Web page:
#8: Grandma Can Take It

Sometimes, as parents, we found ourselves encouraging our children to do things simply because it will make life easier or seem a little more polite. We encourage our kids to kiss grandma so that they don’t look rude, and so that grandma (or Uncle Jim, or whoever) doesn’t get upset or offended. Of course friends and family members want to be close to your children, and definitely want to go home with that warm glow you get from being liked. But this isn’t your child’s responsibility. Grandma is old enough to take a little bit of rejection every now and again. She won’t go home and cry into her pillow, but your child probably will get upset if forced into doing something he doesn’t want to do.

It might make for an uncomfortable minute when your child refuses a cuddle, but it’s your job to validate your child’s feelings and then stick up for them. ‘Ok, no kisses today then,’ or something along those lines should do it. If you want to, you can always ring the adult later and explain that it’s nothing personal, you’re just respecting your child’s body autonomy.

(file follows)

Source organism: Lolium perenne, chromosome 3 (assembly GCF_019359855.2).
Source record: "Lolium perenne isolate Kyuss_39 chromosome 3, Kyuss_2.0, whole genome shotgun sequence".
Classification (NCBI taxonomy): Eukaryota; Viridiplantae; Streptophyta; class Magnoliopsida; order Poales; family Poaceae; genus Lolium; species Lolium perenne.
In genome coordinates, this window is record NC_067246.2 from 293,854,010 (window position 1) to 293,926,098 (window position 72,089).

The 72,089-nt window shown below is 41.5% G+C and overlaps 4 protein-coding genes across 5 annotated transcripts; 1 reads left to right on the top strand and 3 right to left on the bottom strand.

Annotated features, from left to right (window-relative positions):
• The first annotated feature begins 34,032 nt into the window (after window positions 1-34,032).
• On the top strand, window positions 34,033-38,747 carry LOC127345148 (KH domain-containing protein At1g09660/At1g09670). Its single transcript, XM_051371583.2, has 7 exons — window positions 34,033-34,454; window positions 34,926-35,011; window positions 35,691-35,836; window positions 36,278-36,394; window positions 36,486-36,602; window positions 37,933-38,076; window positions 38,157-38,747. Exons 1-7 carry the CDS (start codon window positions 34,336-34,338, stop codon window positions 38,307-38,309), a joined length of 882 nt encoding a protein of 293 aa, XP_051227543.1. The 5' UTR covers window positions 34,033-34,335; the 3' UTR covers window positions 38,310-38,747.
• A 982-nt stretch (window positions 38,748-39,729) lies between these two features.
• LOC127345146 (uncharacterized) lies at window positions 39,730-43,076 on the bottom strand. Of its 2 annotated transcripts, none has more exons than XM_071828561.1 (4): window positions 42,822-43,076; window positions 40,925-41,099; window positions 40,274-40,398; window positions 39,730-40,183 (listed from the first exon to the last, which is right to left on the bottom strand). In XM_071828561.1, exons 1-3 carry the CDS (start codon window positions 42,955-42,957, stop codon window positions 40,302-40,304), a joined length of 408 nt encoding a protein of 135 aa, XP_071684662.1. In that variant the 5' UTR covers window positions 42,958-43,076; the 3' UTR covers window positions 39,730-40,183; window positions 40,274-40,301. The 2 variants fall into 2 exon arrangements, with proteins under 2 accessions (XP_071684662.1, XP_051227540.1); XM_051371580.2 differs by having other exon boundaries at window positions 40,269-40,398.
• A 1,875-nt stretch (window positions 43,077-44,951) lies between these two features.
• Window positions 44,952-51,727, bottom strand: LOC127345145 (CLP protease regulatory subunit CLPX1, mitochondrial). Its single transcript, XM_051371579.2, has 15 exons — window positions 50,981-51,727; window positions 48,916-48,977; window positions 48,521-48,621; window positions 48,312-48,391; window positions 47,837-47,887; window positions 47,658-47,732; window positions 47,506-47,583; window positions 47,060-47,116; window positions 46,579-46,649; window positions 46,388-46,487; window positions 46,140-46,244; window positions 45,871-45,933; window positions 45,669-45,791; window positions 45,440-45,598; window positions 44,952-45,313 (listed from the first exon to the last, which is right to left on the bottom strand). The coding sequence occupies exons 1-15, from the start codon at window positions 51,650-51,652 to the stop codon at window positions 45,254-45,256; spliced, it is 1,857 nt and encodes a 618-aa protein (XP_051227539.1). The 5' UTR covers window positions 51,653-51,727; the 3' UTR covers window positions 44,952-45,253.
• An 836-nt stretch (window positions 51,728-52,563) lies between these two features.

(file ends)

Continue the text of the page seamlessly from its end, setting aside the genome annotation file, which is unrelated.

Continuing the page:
Recommended Reading

If you’re interested in the arguments for children having control over their own body, you might enjoy this article on why smacking should be avoided.

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Fiona Peacock is a writer, researcher and lover of all things to do with pregnancy, birth and motherhood (apart from the lack of sleep). She is a home birth advocate, passionate about gentle parenting and is also really tired.